SIERRA LEONE: Salesian Missions donors provide funding for musical instruments for new school band
(MissionNewswire) Donor funding through Salesian Missions is providing the necessary capital for musical instruments for a new school band at St. Augustine’s Agricultural Secondary School in Lungi, Sierra Leone. The project will provide an extra-curricular program in music and entertainment that will bring relief and healing from the trauma that persists in the post-Ebola, post-civil war climate in the country.
Sierra Leone, Liberia and Guinea were hard hit by the Ebola crisis that started in 2014. The World Health Organization (WHO) has reported that there were more than 14,122 total cases of Ebola and 3,955 deaths from the virus in Sierra Leone alone. During the Ebola outbreak, Salesian programs, particularly those operated out of Don Bosco Fambul in Freetown, mobilized staff and immediately began providing information about the prevention of Ebola. Salesian missionaries worked with local communities to provide food aid and education about Ebola while disseminating protective clothing including long-sleeve shirts and cleaning and disinfecting agents such as chlorine.
Sierra Leone is also still recovering from a brutal 10-year civil war. More than 500,000 people were displaced and more than 60,000 children were orphaned and left homeless. Girls and young women are especially vulnerable in Sierra Leone. Close to 200,000 young girls and older women were sexually assaulted during Sierra Leone’s civil war, according to aid agencies.
Salesian missionaries have been living in Sierra Leone since 2001 when they began working to rehabilitate former child soldiers. Young people in particular face significant challenges in accessing education in the country. There are too few teachers and many school buildings were destroyed in the war. Persistently high illiteracy rates mean that an estimated 70 percent of Sierra Leone’s youth are un- or under-employed.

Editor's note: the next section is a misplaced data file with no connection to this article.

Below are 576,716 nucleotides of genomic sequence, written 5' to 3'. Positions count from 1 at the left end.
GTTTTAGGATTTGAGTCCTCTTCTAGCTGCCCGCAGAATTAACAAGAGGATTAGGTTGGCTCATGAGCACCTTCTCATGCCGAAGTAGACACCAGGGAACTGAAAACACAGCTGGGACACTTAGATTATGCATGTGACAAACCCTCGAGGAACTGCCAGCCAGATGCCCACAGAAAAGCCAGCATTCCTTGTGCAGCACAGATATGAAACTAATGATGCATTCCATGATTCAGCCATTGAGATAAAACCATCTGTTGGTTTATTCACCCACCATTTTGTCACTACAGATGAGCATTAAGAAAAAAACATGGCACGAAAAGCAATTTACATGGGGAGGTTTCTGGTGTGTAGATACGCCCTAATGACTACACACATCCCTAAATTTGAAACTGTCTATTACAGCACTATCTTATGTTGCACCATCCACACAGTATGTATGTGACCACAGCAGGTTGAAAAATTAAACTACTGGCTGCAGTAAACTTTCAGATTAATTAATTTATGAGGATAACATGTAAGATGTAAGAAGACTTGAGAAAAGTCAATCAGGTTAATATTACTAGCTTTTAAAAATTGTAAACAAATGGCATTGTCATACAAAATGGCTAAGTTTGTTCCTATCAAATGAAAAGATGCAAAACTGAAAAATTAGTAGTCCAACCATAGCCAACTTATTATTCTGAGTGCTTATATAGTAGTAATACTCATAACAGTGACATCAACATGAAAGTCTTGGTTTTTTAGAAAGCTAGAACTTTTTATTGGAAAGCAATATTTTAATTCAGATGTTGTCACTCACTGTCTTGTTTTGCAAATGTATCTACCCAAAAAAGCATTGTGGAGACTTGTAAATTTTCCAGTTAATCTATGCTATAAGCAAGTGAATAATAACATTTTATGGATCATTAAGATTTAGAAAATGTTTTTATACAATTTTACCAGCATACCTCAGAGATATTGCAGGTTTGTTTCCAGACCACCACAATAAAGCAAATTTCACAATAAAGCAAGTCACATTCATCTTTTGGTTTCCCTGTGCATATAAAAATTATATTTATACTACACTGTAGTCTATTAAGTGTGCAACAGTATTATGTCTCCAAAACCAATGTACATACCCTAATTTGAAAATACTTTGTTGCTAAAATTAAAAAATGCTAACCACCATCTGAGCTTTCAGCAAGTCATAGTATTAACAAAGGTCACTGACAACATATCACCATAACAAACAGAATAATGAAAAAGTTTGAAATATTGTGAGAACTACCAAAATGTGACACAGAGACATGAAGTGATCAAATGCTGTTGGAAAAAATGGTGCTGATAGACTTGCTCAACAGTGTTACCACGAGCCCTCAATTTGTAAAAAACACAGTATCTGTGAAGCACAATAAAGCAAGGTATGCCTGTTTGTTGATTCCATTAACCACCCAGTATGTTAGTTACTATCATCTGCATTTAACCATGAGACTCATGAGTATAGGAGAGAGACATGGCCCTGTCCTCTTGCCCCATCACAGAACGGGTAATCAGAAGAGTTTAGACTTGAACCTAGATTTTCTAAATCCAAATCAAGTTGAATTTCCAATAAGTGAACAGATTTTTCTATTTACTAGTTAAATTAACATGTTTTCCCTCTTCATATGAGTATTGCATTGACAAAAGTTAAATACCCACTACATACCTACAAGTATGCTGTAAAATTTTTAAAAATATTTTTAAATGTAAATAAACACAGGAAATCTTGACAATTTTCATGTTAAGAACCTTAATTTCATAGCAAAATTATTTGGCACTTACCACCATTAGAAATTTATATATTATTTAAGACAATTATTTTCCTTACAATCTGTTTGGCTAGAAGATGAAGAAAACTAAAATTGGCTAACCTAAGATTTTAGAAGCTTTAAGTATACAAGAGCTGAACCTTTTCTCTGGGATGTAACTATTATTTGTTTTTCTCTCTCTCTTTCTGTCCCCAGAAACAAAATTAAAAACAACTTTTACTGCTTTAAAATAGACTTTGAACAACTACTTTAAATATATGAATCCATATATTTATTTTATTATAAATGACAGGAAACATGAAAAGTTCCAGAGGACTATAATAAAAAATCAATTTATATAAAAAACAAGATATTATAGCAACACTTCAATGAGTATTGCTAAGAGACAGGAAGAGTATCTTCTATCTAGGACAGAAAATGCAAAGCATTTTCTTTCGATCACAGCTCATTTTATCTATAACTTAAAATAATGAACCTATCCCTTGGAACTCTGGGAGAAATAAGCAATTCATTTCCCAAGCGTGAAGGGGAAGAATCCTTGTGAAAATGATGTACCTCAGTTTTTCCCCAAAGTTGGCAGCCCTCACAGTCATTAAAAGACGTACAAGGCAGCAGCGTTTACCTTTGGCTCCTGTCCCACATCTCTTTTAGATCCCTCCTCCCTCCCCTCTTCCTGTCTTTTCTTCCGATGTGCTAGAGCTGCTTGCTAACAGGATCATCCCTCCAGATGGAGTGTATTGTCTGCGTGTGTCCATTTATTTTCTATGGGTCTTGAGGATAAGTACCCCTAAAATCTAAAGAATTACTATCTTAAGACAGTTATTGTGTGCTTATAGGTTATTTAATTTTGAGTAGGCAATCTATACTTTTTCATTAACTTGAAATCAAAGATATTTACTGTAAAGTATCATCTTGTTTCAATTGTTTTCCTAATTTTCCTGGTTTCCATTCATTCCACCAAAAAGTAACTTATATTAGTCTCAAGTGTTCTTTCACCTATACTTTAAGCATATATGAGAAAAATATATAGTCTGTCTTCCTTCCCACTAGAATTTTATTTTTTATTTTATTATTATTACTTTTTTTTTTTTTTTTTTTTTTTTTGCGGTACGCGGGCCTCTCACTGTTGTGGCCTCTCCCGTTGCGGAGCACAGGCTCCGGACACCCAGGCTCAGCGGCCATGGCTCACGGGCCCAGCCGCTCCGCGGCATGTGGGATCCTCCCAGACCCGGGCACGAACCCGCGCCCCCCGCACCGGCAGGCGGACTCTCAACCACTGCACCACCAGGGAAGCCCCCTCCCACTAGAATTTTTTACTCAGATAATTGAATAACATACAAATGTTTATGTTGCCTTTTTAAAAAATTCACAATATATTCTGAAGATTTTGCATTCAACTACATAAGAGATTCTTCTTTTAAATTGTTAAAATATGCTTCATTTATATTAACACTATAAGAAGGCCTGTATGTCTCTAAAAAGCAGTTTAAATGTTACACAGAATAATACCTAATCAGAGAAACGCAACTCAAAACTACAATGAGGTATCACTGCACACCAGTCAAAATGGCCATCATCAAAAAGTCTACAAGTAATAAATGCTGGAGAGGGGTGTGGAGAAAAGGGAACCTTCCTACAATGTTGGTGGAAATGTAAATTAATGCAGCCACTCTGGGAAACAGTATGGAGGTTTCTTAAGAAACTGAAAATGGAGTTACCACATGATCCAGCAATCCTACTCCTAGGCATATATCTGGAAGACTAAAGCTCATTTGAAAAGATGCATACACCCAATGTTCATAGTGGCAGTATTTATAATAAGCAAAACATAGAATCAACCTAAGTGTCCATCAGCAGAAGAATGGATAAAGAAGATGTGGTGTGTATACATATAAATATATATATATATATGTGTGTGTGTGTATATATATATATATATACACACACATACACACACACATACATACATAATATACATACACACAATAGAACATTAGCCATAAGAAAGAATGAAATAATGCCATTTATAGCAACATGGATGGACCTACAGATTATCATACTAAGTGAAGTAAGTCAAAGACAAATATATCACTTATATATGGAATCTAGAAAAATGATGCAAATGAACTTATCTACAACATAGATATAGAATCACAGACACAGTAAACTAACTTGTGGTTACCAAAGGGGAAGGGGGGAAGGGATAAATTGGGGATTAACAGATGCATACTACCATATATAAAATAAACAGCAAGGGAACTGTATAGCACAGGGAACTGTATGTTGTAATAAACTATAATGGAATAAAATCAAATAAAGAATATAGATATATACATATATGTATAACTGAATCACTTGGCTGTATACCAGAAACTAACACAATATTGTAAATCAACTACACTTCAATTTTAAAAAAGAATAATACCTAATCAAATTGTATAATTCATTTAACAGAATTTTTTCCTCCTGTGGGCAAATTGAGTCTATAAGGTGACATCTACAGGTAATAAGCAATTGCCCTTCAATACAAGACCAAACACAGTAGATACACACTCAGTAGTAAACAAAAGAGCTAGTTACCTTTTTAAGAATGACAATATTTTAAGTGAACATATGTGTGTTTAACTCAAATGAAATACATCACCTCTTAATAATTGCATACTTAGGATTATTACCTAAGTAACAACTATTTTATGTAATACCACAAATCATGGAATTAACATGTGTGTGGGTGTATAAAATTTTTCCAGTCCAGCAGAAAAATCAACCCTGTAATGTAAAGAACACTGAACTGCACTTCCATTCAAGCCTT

In recent years, Salesian missionaries in Sierra Leone have not only been reaching out to at-risk youth and providing educational opportunities, they have also been responding to local urgent needs. The school band is an opportunity to provide youth an educational and social outlet. In Angola, Salesian missionaries have already launched a school band that is highly successful. The Don Bosco Band, based in Lixeira, one of the poorest areas within the capital city of Luanda, is made up of youth who attend Salesian schools in towns and villages in and around Luanda.
Organized band activities have replaced idle time when students would browse the internet or loiter in markets or on the streets with little to do. The band brings much needed structure to the students’ lives as well as teaching valuable concepts like teamwork and collaboration. Participants become an integral part of the band’s larger community and find purpose in working together toward a common goal. The band has more than 95 instruments available. Students are able to choose the instrument they are most interested in and receive lessons, play the instrument in recitals and other events and build relationships with like-minded peers.
Another successful youth band is the Don Bosco Band launched by Salesian missionaries at the Don Bosco Children and Life Mission in Central Uganda. Music lessons began at the school nine years ago when Salesian missionaries introduced a new initiative teaching a small group of students to play the trumpet. Many of the children attending the primary school wanted to learn and enrolled in the program. Soon a small class grew to more than 50 students.
The music program was so successful that the number of musicians and trumpets increased until they were able to form a school band. Initially, the music program was held only on Sundays and lasted two hours. Some of the enrolled children enjoyed the program so much that they started to teach their friends the best way to play the trumpet. By the end of the school year, so many students were learning that they were able to take part in a concert alongside older and more experienced students.
“The Don Bosco Children and Life Mission and all Salesian programs are constantly looking to improve themselves to offer students more diverse programming to help them discover and expand their talents,” says Father Mark Hyde, director of Salesian Missions, the U.S. development arm of the Salesians of Don Bosco. “We appreciate our donors who have helped ensure students in Sierra Leone have these opportunities.”
UNICEF – Sierra Leone